Mountain Bluegrass on Ocracoke Island

Zoe Howard
Cane Mill Road delights audiences at Ocrafolk Festival.
Mountain Bluegrass on Ocracoke Island
Courtesy of William Purcell

New to Ocrafolk this year was Cane Mill Road, a bluegrass band from Deep Gap, North Carolina, and what a talented group of young men they are! Ranging in age from fifteen to twenty, Liam Purcell, Eliot Smith, Tray Wellington, and Casey Lewis are incredible musicians; they are eclectic multi-instrumentalists and play vibrant and energetic bluegrass. It’s hard to believe this group has only been playing together for four years; they have the maturity, stage presence, and seamless chemistry of a group that has been together for twenty.

Cane Mill Road kicked off the Saturday festivities last weekend on the Live Oak Stage, and throughout the day they played a mix of original tunes and covers; they played several original songs on their upcoming album, including the title track “Gap to Gap.” Doc Watson’s “Walk On Boy” and a bluegrass version of “Eleanor Rigby” were also memorable covers. Citing Doc Watson as a major influence for the band, the group’s personal influences include Dave Grohl, Ethan Jodziewicz, Earl Scruggs, and Sam Bush. Cane Mill Road’s own music is fresh and invigorating. “We’re a lot less traditional than we used to be,” Eliot says, and while they enjoy performing covers, they want to focus primarily on their own material.

For half the group, attending the Ocrafolk Festival was their first visit to Ocracoke, and it did not disappoint! They said they really enjoyed their time here and definitely want to return for future festivals if they can. About the festival, Liam said, “It’s a good balance. Nice for the fans and really nice for the performers, too.” They were pleased with the green room that was Philip Howard’s house, saying, as many other artists did, that not many other festivals are as accommodating. A post on the group’s Instagram declared: “Beach hospitality is the best!”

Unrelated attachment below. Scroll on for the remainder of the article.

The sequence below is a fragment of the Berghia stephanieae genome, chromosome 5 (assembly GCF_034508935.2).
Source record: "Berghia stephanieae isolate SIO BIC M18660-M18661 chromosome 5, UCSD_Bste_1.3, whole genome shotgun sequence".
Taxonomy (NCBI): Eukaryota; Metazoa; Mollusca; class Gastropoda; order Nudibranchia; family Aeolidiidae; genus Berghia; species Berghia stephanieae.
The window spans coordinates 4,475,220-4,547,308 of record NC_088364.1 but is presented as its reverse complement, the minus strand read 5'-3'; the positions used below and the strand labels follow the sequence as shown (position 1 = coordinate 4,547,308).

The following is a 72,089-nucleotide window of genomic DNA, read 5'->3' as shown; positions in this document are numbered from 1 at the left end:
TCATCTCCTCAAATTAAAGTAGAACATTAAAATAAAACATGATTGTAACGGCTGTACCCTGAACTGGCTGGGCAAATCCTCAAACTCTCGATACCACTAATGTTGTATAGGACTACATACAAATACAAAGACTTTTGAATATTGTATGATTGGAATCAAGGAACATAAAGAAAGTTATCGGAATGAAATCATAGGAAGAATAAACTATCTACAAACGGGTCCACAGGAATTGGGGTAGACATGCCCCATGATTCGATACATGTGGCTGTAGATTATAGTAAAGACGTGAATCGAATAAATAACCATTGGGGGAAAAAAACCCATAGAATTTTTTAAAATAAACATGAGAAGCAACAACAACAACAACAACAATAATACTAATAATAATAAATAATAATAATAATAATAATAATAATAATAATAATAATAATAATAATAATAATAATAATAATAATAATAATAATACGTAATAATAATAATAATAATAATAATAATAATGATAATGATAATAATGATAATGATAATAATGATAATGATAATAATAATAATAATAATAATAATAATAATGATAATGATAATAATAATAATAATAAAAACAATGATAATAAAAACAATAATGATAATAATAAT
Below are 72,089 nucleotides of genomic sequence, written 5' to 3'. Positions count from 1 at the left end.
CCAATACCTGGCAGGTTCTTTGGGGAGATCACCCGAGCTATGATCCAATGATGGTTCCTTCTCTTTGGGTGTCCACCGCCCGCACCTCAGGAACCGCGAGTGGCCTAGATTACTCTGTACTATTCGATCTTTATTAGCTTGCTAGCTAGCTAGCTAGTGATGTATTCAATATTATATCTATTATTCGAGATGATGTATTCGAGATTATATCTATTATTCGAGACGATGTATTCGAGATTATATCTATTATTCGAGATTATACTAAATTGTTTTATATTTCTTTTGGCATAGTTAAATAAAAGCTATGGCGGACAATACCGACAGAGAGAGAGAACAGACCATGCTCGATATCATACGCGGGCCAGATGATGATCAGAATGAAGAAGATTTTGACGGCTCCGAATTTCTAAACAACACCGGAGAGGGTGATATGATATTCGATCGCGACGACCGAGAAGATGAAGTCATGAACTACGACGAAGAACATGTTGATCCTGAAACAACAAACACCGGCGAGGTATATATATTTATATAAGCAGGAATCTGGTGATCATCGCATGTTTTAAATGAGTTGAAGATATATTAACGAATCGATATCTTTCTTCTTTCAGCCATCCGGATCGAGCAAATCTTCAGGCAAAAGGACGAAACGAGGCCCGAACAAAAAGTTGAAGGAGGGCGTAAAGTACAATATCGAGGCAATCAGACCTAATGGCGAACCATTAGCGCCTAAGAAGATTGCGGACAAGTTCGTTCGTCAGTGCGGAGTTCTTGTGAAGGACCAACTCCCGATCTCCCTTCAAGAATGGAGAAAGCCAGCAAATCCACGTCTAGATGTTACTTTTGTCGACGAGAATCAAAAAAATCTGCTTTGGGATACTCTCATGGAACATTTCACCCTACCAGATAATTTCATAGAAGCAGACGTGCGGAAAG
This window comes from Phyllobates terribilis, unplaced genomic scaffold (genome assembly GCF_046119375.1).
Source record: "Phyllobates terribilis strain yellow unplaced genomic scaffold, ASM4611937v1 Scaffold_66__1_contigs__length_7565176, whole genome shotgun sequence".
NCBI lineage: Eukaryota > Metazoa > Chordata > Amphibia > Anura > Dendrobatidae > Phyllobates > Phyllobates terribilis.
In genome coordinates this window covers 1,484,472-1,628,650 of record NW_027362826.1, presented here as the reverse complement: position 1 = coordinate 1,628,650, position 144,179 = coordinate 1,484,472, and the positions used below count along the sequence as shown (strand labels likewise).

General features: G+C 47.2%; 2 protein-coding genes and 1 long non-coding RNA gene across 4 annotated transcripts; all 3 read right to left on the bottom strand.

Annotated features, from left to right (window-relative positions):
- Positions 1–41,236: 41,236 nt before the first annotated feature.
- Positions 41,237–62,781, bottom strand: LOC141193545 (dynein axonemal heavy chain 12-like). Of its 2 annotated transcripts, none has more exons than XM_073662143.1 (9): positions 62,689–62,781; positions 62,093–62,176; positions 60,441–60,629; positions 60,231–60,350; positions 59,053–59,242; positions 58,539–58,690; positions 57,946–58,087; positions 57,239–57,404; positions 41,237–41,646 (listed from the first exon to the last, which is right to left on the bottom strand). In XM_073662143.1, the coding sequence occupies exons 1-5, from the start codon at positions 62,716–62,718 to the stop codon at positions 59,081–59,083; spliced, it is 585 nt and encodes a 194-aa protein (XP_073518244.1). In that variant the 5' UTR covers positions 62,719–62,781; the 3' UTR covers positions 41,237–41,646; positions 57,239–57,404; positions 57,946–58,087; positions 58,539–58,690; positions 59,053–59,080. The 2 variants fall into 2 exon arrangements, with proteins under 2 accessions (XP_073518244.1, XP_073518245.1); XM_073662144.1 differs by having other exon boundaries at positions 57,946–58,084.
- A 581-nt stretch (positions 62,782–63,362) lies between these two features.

Mountain Bluegrass on Ocracoke Island
Promo photo in Ocrafolk Festival program

Cane Mill Road charmed audiences onstage with both their talents as musicians and their friendly chat, and I kept overhearing festival-goers saying throughout the day: “Those boys are just so young to be so good!” Kind and personable, Liam, Eliot, Tray, and Casey always had a story to tell, whether it was recalling the first song the four of them played together—“1952 Vincent Black Lightning”—or laughing about something amusing that happened while exploring one of the many places they have traveled to. They even treat mistakes onstage with the same easy confidence they exude during their performances: “laugh about it, then make the same mistake next time,” Casey said.

Liam spoke to how the band operates for many of their songs, saying, “We’re a super improvisational band on some songs. Some songs are arranged, but so many of the songs we have a jumping-off point for, where we don’t know where we’re going, and a landing point from where we’re like, ‘okay, we’re back into the song now.’ So much of what we do in between that is just listening to each other and taking turns. If one person tries something out, we go for it.”

Outside their music, they say they do little else. Among the four of them, they teach lessons, build instruments, go to college for music, and write songs. As Tray said, “I get up at twelve, pick up the banjo, and that’s my day!”

Ocracoke was definitely delighted by Cane Mill Road during their visit, and we really hope they’ll be back!

For more information or to give them a listen, check out

Zoe Howard is the Current's newest contributor. She just graduated from Agnes Scott College with a degree in Creative Writing and History. She's spending the summer on Ocracoke and playing a pirate in her grandma's musical, "A Tale of Blackbeard," and working in her grandpa's shop, The Village Craftsmen. 

Comments powered by Disqus